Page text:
Sharers: If, in addition to the above, you want to have the ability to email photos to friends and family, then digital is definitely your thing. If you still want to avoid downloading photos from your camera to the computer, you're in luck! The same places that make your prints will also put the "digital negatives" onto a CD for you (for a minimal charge)
Its up to you to put the CD into a safe place in case you need it again, just as it's always been up to you to safeguard your negatives. The best part about being in the "Sharers" category is that you have a choice to use or not use a computer to deal with your photos. If a Sharer ends up with the dreaded "red eye", they can always pull it into the computer and zap it. Flexibility is the name of the game for Sharers. Digital offers some real advantages for the Sharer, both in terms of cost savings and in terms of how easy it is to share images with family and friends.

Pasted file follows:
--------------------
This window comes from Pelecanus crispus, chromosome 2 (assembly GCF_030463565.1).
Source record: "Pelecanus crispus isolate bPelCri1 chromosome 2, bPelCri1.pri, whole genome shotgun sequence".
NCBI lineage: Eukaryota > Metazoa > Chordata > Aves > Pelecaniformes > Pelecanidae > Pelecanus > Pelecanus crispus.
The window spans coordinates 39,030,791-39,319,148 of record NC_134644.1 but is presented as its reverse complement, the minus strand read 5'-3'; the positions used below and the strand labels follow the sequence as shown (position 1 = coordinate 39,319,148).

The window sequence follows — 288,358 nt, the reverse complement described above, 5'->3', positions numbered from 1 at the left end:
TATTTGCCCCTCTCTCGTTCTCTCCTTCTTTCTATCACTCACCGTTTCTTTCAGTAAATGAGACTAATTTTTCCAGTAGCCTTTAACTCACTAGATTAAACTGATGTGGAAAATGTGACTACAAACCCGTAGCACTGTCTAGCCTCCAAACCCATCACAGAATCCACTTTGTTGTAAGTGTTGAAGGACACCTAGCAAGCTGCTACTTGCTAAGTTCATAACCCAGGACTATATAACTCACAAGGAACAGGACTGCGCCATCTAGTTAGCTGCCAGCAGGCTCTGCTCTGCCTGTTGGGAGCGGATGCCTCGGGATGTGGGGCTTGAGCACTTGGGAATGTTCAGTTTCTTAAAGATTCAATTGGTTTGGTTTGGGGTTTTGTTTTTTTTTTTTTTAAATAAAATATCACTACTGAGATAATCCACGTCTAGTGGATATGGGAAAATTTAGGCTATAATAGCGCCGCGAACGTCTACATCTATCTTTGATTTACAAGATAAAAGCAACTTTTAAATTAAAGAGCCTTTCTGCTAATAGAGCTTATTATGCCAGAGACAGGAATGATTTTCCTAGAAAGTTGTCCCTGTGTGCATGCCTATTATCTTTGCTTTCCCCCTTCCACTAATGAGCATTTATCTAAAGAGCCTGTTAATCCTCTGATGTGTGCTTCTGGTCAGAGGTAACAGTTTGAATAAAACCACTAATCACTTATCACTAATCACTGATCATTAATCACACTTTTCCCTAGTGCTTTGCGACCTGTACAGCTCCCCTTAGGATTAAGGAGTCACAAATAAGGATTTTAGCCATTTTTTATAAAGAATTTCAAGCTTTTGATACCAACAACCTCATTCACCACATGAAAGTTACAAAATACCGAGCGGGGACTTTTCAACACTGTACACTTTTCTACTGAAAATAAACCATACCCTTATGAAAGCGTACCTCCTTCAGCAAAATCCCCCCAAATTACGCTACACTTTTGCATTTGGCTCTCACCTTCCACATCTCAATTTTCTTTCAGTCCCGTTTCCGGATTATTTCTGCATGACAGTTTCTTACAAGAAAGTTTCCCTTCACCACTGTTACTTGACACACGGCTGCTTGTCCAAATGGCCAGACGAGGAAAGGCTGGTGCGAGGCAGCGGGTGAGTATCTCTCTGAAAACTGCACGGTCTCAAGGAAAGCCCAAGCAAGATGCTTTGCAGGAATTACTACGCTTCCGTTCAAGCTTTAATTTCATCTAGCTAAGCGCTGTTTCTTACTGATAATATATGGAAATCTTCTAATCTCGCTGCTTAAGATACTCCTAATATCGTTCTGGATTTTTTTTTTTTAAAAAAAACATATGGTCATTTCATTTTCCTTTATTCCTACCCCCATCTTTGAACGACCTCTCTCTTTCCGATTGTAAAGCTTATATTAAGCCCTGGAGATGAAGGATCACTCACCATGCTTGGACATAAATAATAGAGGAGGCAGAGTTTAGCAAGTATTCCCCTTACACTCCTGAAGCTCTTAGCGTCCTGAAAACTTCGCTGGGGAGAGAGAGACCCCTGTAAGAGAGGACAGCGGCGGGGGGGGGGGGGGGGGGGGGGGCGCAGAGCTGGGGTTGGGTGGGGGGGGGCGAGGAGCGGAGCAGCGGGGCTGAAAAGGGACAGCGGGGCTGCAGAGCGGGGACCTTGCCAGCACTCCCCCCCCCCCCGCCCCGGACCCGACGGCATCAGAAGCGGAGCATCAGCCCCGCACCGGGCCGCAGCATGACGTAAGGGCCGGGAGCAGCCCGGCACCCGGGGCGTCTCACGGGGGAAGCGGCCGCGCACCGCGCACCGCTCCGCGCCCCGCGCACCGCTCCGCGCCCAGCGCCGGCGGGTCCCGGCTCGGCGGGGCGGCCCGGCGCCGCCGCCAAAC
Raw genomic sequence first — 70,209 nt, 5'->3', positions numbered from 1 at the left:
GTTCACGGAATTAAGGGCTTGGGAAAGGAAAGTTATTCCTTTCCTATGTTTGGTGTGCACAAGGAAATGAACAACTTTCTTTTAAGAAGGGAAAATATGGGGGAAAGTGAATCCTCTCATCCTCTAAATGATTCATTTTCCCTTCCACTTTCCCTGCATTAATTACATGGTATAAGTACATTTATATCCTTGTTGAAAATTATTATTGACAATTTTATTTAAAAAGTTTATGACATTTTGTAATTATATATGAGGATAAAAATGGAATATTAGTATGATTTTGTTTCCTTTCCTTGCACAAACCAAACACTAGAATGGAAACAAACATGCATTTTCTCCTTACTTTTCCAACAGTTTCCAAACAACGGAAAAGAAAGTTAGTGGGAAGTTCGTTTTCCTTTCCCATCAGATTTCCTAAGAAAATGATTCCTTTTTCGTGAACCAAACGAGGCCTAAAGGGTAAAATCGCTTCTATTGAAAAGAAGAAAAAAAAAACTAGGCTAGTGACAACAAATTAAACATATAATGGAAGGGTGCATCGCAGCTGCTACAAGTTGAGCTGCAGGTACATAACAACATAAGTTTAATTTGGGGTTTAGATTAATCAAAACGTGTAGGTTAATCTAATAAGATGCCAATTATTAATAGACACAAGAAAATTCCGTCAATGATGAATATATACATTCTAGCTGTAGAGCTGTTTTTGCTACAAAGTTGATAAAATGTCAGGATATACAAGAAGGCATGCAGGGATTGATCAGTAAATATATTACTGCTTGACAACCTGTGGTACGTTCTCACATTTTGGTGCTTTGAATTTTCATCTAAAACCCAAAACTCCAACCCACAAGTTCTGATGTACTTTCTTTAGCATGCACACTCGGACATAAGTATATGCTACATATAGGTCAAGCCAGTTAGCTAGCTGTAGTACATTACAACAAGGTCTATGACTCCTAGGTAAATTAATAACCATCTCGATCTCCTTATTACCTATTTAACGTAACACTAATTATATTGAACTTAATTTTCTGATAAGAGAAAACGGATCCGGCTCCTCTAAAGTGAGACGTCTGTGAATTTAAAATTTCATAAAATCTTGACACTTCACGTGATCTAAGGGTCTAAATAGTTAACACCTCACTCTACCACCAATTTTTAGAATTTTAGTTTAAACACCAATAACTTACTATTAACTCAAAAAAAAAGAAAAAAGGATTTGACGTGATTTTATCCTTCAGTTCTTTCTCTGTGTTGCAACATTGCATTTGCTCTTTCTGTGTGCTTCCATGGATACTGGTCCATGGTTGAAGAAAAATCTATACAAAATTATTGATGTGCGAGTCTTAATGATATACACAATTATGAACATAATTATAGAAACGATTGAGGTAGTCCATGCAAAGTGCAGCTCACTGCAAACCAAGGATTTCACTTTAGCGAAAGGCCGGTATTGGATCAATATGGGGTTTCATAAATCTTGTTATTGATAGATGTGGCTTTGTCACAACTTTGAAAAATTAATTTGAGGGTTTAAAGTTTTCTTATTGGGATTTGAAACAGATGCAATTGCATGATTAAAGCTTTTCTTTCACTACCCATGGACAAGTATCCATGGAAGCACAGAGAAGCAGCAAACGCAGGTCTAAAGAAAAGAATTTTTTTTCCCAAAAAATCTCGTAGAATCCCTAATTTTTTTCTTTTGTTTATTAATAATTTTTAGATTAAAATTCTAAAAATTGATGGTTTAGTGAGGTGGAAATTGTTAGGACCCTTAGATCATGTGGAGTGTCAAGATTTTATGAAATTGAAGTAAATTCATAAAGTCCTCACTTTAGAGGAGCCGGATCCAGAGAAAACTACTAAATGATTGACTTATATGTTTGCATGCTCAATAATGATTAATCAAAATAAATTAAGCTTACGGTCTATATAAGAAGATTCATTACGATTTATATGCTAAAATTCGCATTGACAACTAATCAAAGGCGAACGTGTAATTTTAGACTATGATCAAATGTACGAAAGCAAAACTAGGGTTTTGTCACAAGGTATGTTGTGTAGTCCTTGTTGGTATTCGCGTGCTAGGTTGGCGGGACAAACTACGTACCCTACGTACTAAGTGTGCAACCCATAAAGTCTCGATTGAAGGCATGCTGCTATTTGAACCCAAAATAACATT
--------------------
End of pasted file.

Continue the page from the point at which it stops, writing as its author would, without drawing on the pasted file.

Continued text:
Serious Photographers: You're going to need to climb a learning curve and spend some serious $$$ on beefed up software and equipment. The payoff is that you'll have total control over the entire process from start to finish. The downside for the Serious photographer is in long term image storage. There may be issues with file formats and your ability to read image files in years to come.
To summarize this briefly, here is what each type cares about:
Digital offers unique advantages for each of these groups. If a new camera purchase is in your future you owe it to yourself to look at digital and consider it's pros and cons.